Tuesday, 10 April 2018

Concussion (2015)


Will Smith takes on the NFL in solid but uninspired true-life story Concussion


Director: Peter Landesman
Cast: Will Smith (Dr Bennet Omalu), Alec Baldwin (Dr Julian Bailes), Albert Brooks (Dr Cyril Wecht), Gugu Mbatha-Raw (Prema Mutiso), David Morse (Mike Webster), Arliss Howard (Dr Joseph Maroon), Mike O’Malley (Daniel Sullivan), Eddie Marsan (Dr Steven T DeKosky), Adewale Akinnuoye-Agbaje (Dave Duerson), Stephen Moyer (Dr Ron Hamilton), Richard T Jones (Andre Waters), Paul Reiser (Elliot Pellman), Luke Wilson (Roger Goodell)

In 2002, Pittsburgh pathologist Dr Bennet Omalu (Will Smith) carried out an autopsy on deceased former Pittsburgh Steelers centre (and American Football legend) Mike Webster (David Morse). What he discovered – that the high speed impacts of American football massively increased the chances of players suffering serious brain damage and debilitating mental conditions – was to change his life, and lead to a six-year battle to get his research acknowledged by the NFL. This film dramatizes this story – with the obligatory inventions and dramatic changes (Landesman describes the film as "emotionally true" if not "factually true"). 

Concussion is a fairly straight-forward, rather uninspired “one man’s struggle” kind of film. There isn’t much in it, to be honest, that is particularly unique or different from films of this type we’ve seen before. We’ve pretty much all seen the trope of a man pushing to get himself heard against the scorn, disbelief and anger of those who need to hear him the most. Does Concussion add anything new to that? No not really.

Peter Landesman shoots the film with a methodical, workmanship that hits all the expected beats. The whole film plays like Michael Mann’s The Insider-lite: with the difference that the NFL never really convinces as an actual threat in the way Big Tobacco does in that film. The film falls over itself to repeatedly tell us how powerful the NFL is but never really shows us in the film how that power might work. When the FBI drum up charges against Omalu’s mentor, you never get the sense that this is being directed by the NFL themselves. They are simply never that dangerous an opponent.

Maybe because this is a film that doesn’t want to run the risk of saying America’s beloved sport is dangerous. It wants to blame bad eggs rather than an institutional failure – hence the repurposing of former player Dave Duerson as a sort of braggart bully. The characters playing the NFL heads are relegated to TV screens in the corner. It never wants to really look at the risks of this institution wilfully burying evidence their sport is dangerous, or question whether this sport is even a good idea. Throughout the world of sport, there are ungoing debates about the health risks of sport, from the danger of heart conditions to early onset dementia in football players from heading the ball. This film fails to really tap into any of this.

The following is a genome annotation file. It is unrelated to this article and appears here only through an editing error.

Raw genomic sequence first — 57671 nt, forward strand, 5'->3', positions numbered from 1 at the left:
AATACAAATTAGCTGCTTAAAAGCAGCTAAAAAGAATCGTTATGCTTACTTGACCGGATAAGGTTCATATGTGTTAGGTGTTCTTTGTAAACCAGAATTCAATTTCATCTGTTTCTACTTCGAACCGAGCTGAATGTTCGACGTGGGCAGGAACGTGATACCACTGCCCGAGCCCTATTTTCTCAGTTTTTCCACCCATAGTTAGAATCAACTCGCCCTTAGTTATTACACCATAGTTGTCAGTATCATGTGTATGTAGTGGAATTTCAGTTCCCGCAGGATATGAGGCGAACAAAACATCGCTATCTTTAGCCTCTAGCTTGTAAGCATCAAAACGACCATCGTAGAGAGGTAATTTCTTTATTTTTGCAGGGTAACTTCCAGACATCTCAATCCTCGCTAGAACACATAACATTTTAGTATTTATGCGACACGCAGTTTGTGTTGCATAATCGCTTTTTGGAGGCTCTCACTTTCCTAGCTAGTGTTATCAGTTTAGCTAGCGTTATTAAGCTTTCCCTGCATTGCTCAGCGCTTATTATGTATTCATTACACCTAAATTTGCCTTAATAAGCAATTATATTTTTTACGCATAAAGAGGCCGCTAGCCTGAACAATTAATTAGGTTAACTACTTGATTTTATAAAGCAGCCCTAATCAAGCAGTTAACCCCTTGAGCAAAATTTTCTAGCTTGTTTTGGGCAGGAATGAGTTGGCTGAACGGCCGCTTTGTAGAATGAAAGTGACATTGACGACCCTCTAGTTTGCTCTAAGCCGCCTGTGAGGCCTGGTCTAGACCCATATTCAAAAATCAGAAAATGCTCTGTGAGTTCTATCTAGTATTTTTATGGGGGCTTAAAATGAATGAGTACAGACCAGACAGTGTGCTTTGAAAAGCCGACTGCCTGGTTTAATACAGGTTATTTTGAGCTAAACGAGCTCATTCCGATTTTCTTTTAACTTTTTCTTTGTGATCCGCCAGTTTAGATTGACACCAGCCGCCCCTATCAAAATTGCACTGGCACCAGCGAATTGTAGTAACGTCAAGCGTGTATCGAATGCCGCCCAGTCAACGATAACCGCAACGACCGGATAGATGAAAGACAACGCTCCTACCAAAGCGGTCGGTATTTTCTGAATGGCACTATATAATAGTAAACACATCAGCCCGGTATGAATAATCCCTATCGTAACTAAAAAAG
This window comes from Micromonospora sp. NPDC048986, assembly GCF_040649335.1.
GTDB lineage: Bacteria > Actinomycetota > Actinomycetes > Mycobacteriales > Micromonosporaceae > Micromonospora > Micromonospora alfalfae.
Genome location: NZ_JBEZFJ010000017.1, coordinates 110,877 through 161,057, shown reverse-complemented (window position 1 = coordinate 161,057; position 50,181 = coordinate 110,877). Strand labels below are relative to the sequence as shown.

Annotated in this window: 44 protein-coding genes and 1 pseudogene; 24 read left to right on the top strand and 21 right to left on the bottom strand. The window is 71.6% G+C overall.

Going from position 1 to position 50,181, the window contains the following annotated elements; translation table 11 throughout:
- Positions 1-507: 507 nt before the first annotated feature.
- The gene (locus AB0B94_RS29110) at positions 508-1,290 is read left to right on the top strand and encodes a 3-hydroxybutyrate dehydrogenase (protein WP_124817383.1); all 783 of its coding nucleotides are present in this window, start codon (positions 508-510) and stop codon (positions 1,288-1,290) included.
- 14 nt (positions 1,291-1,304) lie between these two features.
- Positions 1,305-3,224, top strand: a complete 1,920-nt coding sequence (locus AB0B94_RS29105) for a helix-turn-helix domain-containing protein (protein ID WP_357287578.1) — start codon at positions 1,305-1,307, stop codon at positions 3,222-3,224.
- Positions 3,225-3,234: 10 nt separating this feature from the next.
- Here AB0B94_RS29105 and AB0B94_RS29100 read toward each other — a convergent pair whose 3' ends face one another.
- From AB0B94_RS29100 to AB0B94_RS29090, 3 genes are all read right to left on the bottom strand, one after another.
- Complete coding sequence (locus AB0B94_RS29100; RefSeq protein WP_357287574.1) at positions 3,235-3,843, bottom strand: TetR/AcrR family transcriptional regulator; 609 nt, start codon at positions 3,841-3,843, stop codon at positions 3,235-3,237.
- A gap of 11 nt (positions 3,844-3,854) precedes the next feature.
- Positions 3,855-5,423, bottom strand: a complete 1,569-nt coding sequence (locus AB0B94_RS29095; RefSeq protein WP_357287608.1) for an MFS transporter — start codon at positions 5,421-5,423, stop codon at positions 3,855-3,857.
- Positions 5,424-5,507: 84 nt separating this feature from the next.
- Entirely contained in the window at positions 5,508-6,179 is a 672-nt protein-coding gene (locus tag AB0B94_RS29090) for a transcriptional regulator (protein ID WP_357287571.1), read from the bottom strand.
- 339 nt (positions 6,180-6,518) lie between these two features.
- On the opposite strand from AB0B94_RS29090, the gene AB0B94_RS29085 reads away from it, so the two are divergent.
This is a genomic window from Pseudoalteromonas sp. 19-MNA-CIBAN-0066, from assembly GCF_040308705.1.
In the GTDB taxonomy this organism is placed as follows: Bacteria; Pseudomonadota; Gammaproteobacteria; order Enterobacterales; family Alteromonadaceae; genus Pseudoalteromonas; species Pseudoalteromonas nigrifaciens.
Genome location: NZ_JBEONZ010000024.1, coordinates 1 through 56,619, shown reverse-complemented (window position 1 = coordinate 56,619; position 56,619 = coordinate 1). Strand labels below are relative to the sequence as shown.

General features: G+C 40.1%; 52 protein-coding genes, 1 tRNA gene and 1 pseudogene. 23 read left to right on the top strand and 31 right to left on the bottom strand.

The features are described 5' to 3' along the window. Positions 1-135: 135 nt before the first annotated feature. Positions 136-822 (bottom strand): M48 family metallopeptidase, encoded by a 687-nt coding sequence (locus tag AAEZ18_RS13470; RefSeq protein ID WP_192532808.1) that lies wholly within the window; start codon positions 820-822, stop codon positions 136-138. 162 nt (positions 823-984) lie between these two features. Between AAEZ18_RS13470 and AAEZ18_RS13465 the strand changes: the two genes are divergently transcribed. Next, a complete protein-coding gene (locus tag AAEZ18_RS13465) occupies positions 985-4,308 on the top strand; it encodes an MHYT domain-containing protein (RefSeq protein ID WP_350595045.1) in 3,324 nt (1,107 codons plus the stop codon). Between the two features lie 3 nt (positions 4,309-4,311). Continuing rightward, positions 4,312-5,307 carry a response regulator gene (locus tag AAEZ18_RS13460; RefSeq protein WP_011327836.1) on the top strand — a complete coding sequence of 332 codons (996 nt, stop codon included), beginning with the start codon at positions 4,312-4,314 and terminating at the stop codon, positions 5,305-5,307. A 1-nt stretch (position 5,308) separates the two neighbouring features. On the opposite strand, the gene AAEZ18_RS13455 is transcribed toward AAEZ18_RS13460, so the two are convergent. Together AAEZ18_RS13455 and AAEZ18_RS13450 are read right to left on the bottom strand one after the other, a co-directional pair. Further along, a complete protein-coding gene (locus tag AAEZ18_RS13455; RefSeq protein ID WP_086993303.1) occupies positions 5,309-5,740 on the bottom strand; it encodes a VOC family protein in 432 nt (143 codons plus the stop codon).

As such, there isn’t really any dramatic force behind the film: it doesn’t manage to suggest Omalu is in danger and it doesn’t want to turn the NFL into actual antagonists. It treads a weary middle ground. If the NFL was really positioned as a threat, then the pervasive presence of its stadium in Pittsburgh would be sinister. It isn’t for all Landesman tries to shoot it in that way.

Despite this though, Will Smith is very good as Omalu. The film’s version of the doctor seems a little different from the quirky, socially awkward real-life Omalu. But Smith nails the home-run scenes of Omalu raging at his research being disregarded. (In real life it was easy for the NFL to dismiss Omalu by using his Nigerian heritage (his ‘otherness’) quietly against him. The film doesn’t touch upon this by the way.) Smith has all the charisma the role needs and brings it a certain James-Stewartish moral decency.

The rest of the cast don’t get much else to play with. Alec Baldwin is pretty good as a former NFL doctor trying to ease his conscience (although his accent got some criticism). Gugu Mbatha-Raw has a fairly thankless role as the supportive wife, but does it well. Albert Brooks might be a bit too much at times as Cyril Wecht, but David Morse plays Mike Webster with sensitivity.

The film is not always that subtle. Shots of Webster haunting Omalu are a bit much. Omalu’s unhappiness and frustration are telegraphed using familiar clichés, from raging impotently at stony faced law officers, to trashing a room in his still-under-construction dream home in Pittsburgh (having read the source book it’s hard to believe the real Omalu ever did something like this). The timeline of the film isn’t always clear. There is a little too much lingering on funerals and tear-stained relatives for easy emotional hits.

The main issue is that Concussion does nothing special and doesn’t manage to make its familiar structure feel particularly fresh. It’s just a very, very familiar type of story told with no real unique imagination. Although Smith is very good, it’s not quite enough.

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